Even for an experienced driver, driving at night can be a challenge. Once the sun sets, the cover of darkness can alter the appearance of the road and your surroundings. A road that you have driven on many times during daylight hours can look completely different in the dark.
Visibility, depth perception, color recognition and peripheral vision are all compromised in low-light situations. Pedestrians, bikers, shadows and wild animals can further complicate conditions. Follow these night driving tips to stay safe when the sun goes down.
Staying safe on the road after dark
To ensure that you can see and others can see you, turn on your headlights before sunset and keep them on for an hour or so after sunrise.
Keep lights in working order
Periodically check your lights. When you pull into your garage, you can see the headlights and front turn signals reflected on the wall in front of you and taillights, brake lights and rear turn signals reflected on the door behind you.
Maintain a clear view
Keep your windshield and windows clean, inside and out. Dust and dirt can cause issues with glare.
Dim the dash
Adjust the brightness of the dashboard and instrument panel to avoid reflections.
If an oncoming car fails to turn off its high beam lights, turn your gaze to the side of the road to avoid being temporarily blinded.
Driving at any time of the day requires a tremendous amount of attention. Staying sharp and focused is an absolute must when driving at night. Eliminate all distractions.
Lay off the gas
Compensate for decreased visibility and reaction time by slowing down.
Clean your headlights
Headlight covers that are dirty or cloudy can comprise visibility.
Be aware of animals
Keep a sharp eye out for animals crossing the road. You might see light reflecting in its eyes long before you can see its body. Be especially wary when driving in rural areas.
The eyes have it
Constantly scan the road and surrounding area for hazards. Resist the temptation to only look at the center line; it can reduce your focus and awareness.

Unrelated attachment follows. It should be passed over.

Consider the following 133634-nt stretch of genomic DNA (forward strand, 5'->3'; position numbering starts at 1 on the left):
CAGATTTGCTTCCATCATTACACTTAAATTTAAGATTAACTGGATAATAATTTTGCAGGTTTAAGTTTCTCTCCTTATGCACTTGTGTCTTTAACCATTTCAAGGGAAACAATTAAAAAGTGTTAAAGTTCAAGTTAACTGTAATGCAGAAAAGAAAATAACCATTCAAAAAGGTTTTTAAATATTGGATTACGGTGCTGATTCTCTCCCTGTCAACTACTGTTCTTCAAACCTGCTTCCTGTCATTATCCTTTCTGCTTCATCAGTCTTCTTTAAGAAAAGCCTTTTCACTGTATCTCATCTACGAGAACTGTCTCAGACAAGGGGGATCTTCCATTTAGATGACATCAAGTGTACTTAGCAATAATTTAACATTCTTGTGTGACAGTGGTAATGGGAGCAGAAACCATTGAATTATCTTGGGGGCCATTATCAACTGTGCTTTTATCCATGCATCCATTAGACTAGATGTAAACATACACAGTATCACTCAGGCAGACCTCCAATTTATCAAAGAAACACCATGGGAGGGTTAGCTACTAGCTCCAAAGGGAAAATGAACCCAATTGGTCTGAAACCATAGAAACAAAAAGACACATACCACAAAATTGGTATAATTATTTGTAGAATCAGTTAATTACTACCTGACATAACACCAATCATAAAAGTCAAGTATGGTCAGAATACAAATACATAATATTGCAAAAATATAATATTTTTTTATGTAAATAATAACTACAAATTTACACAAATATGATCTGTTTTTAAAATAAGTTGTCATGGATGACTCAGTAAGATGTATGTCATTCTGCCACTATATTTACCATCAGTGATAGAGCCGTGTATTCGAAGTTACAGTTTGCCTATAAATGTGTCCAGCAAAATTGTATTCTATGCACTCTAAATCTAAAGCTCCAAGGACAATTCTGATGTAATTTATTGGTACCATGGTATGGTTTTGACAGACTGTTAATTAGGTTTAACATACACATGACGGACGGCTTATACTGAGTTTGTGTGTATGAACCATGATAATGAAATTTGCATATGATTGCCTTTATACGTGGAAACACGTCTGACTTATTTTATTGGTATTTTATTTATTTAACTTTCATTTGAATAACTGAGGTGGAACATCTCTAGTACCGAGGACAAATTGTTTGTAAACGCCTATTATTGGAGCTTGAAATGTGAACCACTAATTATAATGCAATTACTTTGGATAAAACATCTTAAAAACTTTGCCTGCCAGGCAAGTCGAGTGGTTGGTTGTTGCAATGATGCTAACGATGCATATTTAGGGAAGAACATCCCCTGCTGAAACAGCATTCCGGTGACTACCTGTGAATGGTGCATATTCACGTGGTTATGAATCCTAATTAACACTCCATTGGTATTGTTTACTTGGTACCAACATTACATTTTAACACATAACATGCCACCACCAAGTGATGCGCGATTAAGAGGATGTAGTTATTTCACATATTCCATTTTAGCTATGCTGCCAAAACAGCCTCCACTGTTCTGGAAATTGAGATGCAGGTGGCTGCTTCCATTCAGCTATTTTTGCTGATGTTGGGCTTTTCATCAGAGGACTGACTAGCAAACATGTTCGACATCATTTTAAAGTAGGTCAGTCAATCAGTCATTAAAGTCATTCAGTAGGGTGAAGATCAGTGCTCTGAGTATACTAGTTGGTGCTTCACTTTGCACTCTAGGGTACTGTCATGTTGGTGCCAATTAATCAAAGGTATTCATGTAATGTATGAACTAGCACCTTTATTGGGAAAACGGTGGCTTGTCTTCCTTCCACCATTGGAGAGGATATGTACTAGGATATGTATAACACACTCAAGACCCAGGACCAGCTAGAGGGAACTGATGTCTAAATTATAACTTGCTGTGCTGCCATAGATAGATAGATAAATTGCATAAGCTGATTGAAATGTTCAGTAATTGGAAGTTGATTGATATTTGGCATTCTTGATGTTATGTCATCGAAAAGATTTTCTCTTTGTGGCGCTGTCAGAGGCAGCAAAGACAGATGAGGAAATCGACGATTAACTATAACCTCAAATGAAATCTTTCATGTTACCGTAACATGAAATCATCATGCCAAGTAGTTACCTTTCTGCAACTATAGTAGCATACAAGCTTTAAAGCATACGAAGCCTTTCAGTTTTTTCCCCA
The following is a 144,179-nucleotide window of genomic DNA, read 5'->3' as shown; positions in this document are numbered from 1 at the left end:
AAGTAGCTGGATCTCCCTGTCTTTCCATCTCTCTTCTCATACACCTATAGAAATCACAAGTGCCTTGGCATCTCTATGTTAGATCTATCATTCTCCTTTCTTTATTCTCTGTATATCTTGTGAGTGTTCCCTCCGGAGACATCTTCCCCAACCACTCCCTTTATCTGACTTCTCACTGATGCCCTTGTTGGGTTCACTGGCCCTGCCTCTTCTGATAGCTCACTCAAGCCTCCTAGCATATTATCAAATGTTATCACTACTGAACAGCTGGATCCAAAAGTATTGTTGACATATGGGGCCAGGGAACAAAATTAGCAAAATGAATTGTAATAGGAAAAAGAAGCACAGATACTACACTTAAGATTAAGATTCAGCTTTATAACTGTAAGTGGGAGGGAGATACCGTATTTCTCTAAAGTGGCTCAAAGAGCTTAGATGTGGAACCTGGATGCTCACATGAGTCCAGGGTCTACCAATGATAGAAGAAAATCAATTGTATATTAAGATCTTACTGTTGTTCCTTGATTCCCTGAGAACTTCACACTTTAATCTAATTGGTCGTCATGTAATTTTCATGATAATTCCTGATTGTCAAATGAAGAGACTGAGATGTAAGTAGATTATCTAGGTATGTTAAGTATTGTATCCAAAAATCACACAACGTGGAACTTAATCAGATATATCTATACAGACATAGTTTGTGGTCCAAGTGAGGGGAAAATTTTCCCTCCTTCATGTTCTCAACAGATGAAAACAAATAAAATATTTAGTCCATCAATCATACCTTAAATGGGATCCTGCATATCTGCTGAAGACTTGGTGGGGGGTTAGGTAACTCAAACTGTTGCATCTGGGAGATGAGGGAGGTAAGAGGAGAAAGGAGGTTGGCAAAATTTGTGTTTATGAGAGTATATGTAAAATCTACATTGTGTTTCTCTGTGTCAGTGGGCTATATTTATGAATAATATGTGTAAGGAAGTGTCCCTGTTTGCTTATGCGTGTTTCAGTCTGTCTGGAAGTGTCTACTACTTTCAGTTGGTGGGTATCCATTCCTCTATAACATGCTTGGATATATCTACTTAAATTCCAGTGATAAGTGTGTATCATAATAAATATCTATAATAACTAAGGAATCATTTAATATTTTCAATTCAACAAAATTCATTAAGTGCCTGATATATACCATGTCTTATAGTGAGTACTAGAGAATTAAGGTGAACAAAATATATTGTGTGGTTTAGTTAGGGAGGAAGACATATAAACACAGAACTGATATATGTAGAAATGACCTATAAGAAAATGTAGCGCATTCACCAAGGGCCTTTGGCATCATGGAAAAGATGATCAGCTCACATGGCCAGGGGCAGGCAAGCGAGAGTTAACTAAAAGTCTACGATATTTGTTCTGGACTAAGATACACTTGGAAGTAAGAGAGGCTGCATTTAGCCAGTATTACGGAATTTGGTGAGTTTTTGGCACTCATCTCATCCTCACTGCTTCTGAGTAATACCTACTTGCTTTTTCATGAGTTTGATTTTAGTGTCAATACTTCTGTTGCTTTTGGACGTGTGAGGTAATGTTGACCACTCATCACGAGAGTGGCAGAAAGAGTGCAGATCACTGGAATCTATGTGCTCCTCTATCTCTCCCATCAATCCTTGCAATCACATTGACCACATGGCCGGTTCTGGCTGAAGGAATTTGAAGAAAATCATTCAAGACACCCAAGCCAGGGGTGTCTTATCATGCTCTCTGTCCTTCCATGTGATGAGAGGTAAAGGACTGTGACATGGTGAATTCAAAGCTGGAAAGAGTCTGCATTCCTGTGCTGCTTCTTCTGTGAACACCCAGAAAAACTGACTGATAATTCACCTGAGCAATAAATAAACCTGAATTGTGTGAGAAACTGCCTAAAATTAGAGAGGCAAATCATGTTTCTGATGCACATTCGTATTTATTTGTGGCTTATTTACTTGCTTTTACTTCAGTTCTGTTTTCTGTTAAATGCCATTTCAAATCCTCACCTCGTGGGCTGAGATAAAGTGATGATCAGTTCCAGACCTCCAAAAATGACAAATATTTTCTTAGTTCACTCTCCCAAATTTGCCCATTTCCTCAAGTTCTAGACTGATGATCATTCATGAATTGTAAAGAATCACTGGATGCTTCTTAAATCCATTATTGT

Use high beams wisely
Use your high beam lights on dark roadways with little traffic. Be sure to switch to your low beams when a car approaches to avoid blinding the driver.
If you wear glasses, have an anti-reflective coating put on the lenses to help cut down on the glare created by oncoming lights.
Give extra space
Put some extra distance between you and the car ahead of you. If that driver needs to react to a deer or other hazard, you’ll minimize the chances of being involved in a rear-end crash.
Avoid drowsy driving
While drowsy driving can happen at any time of the day, it is most prevalent between midnight and 6 a.m. When you drive while sleepy, your attention to the road is reduced and your reaction time is slowed, which can have disastrous results. According to the National Highway Traffic Safety Administration (NHTSA), drowsy driving caused 846 deaths in 2014.1 Follow these tips to avoid falling asleep while behind the wheel.
- Get a good night’s sleep before a long drive.
- Divide up a long trip with frequent breaks.
- If you feel yourself nodding off, pull into a rest area or other well-lit area for a nap.
- Drink some coffee or soda for a jolt of caffeine. Be aware this is a short-term fix; the effects of the caffeine will wear off.
- Share driving duties with a friend on long trips.
- Avoid traveling late at night. NHTSA reports that 48% of drowsy drivers nod off between 9 p.m. and 6 a.m.1
- Before driving, don’t take prescription or over-the-counter medications that cause drowsiness.
Additional Sources: 1Drowsy Driving Facts – National Highway Traffic Safety Administration
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